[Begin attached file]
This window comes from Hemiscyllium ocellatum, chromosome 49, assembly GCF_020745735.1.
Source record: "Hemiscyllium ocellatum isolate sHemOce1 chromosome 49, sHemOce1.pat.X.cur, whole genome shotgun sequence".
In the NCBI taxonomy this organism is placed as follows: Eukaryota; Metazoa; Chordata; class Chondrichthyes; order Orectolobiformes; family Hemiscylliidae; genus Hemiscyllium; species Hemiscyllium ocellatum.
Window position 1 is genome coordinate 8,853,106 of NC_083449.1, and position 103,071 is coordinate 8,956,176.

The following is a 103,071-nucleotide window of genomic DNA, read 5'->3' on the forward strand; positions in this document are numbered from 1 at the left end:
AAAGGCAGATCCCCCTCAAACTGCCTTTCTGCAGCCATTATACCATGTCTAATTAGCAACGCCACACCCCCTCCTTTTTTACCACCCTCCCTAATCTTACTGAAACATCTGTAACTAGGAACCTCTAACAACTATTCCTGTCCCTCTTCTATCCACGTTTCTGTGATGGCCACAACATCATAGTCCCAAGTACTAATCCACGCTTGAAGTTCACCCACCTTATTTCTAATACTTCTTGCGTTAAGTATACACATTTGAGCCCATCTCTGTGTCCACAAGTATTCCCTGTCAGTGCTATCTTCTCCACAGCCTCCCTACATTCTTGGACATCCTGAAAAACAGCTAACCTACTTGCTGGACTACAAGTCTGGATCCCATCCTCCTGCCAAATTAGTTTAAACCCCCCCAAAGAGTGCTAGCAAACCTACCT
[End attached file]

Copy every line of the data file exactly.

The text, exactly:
This window comes from Hemiscyllium ocellatum, chromosome 49, assembly GCF_020745735.1.
Source record: "Hemiscyllium ocellatum isolate sHemOce1 chromosome 49, sHemOce1.pat.X.cur, whole genome shotgun sequence".
In the NCBI taxonomy this organism is placed as follows: Eukaryota; Metazoa; Chordata; class Chondrichthyes; order Orectolobiformes; family Hemiscylliidae; genus Hemiscyllium; species Hemiscyllium ocellatum.
Window position 1 is genome coordinate 8,853,106 of NC_083449.1, and position 103,071 is coordinate 8,956,176.

The following is a 103,071-nucleotide window of genomic DNA, read 5'->3' on the forward strand; positions in this document are numbered from 1 at the left end:
AAAGGCAGATCCCCCTCAAACTGCCTTTCTGCAGCCATTATACCATGTCTAATTAGCAACGCCACACCCCCTCCTTTTTTACCACCCTCCCTAATCTTACTGAAACATCTGTAACTAGGAACCTCTAACAACTATTCCTGTCCCTCTTCTATCCACGTTTCTGTGATGGCCACAACATCATAGTCCCAAGTACTAATCCACGCTTGAAGTTCACCCACCTTATTTCTAATACTTCTTGCGTTAAGTATACACATTTGAGCCCATCTCTGTGTCCACAAGTATTCCCTGTCAGTGCTATCTTCTCCACAGCCTCCCTACATTCTTGGACATCCTGAAAAACAGCTAACCTACTTGCTGGACTACAAGTCTGGATCCCATCCTCCTGCCAAATTAGTTTAAACCCCCCCAAAGAGTGCTAGCAAACCTACCT